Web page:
Want to know the future of Android and mobile gaming? It might not be in a your pocket or nestled neatly in your bag; it could be in an unexpected place, right in front of your eyes, or perhaps even in your kitchen.
And that's a good reason for developers to be ready for Android - if not now, then in the very near future.
The number of opportunities for developers tied to Google's OS to make money is only going to increase as more and more Android-powered devices flood every facet of our lives.
Eye on Oculus
One such device could be the Oculus Rift - the head-mounted 3D "virtual reality" display that's seemingly been doing the rounds for yonks now.
John Carmack - co-creator of Doom & Quake and currently CTO at Oculus - said an interview with Engadget that, instead of being just an HDMI display as the current developer-only models are, the Oculus Rift could eventually run Android, serving as a device "that has a system-on-a-chip that's basically like what you have in mobile phones."
Such a move could make a lot of sense for Oculus: if it was running its own system at its core, it could gain wider appeal as a consumer hardware device. It could sport its own app store and still be hooked up to computers as an external device.
Someone could buy an Oculus Rift and play content on it right on the display. And Oculus could use a store, based on existing mobile OS technology, that could specialise in content designed to push the Rift's capabilities, while leaving the avenues for its use as an external display firmly open, too.
Given the Android Open Source Project (AOSP) means the bulk of the OS is open - discounting Google services which are closed source - it's accessible to anyone with the means to integrate it.
And since it's meant for mobile devices, it's perfect for the aforementioned systems on a chip, designed to fit into tight casings with limited space, much like the Oculus Rift.
All in all, in my view it's the perfect candidate for an Oculus Rift OS.
Developers would have to make their Oculus content run on Android and, with the burgeoning number of multiplatform engines (not to mention the likelihood that specialised Unity plugins for Oculus Rift Android export would be in the offing), working on it would not be a massive hurdle.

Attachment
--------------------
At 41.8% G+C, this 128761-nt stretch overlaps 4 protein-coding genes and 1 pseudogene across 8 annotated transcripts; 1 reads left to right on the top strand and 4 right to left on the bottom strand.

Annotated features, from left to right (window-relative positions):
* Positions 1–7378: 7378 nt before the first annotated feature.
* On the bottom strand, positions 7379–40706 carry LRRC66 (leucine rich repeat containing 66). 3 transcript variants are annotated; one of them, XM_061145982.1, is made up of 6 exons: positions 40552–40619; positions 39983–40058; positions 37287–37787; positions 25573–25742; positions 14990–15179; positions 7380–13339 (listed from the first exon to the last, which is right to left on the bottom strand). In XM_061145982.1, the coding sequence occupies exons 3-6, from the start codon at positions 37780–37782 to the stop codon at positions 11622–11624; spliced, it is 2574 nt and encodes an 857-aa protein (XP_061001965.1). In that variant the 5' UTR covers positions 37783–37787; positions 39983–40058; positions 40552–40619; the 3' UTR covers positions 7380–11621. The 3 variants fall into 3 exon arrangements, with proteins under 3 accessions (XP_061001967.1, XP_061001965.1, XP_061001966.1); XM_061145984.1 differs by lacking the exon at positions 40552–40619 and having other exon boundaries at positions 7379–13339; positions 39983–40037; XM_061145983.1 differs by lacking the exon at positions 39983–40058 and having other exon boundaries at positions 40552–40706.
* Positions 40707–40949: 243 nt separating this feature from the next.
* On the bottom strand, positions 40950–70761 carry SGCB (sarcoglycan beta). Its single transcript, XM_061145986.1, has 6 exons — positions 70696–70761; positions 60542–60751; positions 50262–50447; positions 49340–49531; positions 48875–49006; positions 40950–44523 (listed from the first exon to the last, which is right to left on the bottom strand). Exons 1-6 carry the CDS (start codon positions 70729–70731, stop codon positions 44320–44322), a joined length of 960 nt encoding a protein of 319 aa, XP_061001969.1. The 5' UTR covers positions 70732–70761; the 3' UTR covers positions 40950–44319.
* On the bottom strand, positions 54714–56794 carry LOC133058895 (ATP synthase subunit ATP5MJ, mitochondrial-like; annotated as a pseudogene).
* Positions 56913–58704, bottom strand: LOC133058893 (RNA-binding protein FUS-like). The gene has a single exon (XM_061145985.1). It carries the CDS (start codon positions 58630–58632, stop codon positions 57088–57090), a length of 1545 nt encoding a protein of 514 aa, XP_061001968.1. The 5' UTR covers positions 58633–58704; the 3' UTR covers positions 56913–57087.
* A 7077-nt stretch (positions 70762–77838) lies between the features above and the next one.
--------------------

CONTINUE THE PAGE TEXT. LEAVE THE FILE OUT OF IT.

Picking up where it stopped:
What's more, mobile hardware is steadily catching up to laptops and desktops, at least to the point where, in a couple of years, it's possible the Oculus Rift could natively run visually-stunning games at high resolution.
Yes, this is one extended and extrapolated scenario, but it's far from the only potential Android future. And developers need to pay attention: Android will reach certain spaces where iOS has yet to venture.
It's true that, in iOS and its associated App Store, Apple has fostered the leading market for mobile developers: it's stable, testing is easy because the number of supported devices is small compared to Android, and iterations happen on a yearly basis.
Unless a magical fragmentation solution for Android is found and as long as iPhones and iPads remain popular - the App Store will continue to be mobile gaming's leading OS.
But Apple's been slow to make a microconsole, and given Apple TV was a no-show yet again at the firm's iPad even yesterday - may just wind up skipping it this holiday season altogther.
Also, consider this: There's no iOS-powered oven yet, but there is one for Android.
Open for all
And that's the thing: Android's openness encourages manufacturers to jump into wild new markets with it.
Microconsoles, VR headsets, appliances - these are all new avenues for mobile, and represent potential new opportunities for game developers.
Get games on a TV with Android. Show off true 3D content with Android. A watched pot may not boil, but if you're playing Candy Crush on your stove's Android-powered display, it sure will. And who knows what other wild ideas could happen, particularly as more capable hardware gets cheaper.
All these new Android-powered platforms present more ways for game developers to make money, with the ease of using a familiar OS. More Android devices equals a demand for more ways to use them that developers can fill. Developers need to be ready to jump on viable new opportunities.
This is even true for iOS-focused developers, because and this is the crux of the matter - the world is no longer neatly divided into people who just use one OS.
There are people who own Galaxy Notes and iPads. iPhones and Surfaces. There are Mac, iPhone, and iPad owners who own an Ouya, because it's intriguing and because Apple hasn't jumped into that space yet.
You'll even find Windows Phone owners who have an abandoned Motorola Xoom gathering dust on their side tables, or someone with an HTC One that still uses the cheap HP TouchPad they picked up in its fire sale of an evening.
A customer who wants content for their mobile-OS-powered device can't be placed into just one camp, especially as Android spreads from device to device. As such, developers shouldn't sit in one camp either.
Yes, Android is a tricky platform to develop for, maybe even requiring a multiple of the work and testing it does on iOS, but with multiplatform tools, it's possible even an iOS-first developer could target specialised Android hardware.
The long and short of it is, as much as it may pain Apple, Google or Microsoft to acknowledge, the consumers of the future aren't going to be tied to just one OS.
Even the most loyal of customers are going to be spread thin across multiple platforms, whether they like it or. Life will take care of that.
Why should a developer's strategy only target one OS, then? Go where the customers are, even if that leads you to some strange places.
Now, I'm off to the future to play Candy Crush Saga on my toilet. Quite literally.
Chicago-based Carter Dotson is a senior writer at 148Apps.com, which was acquired by PocketGamer.biz publisher Steel Media in 2012.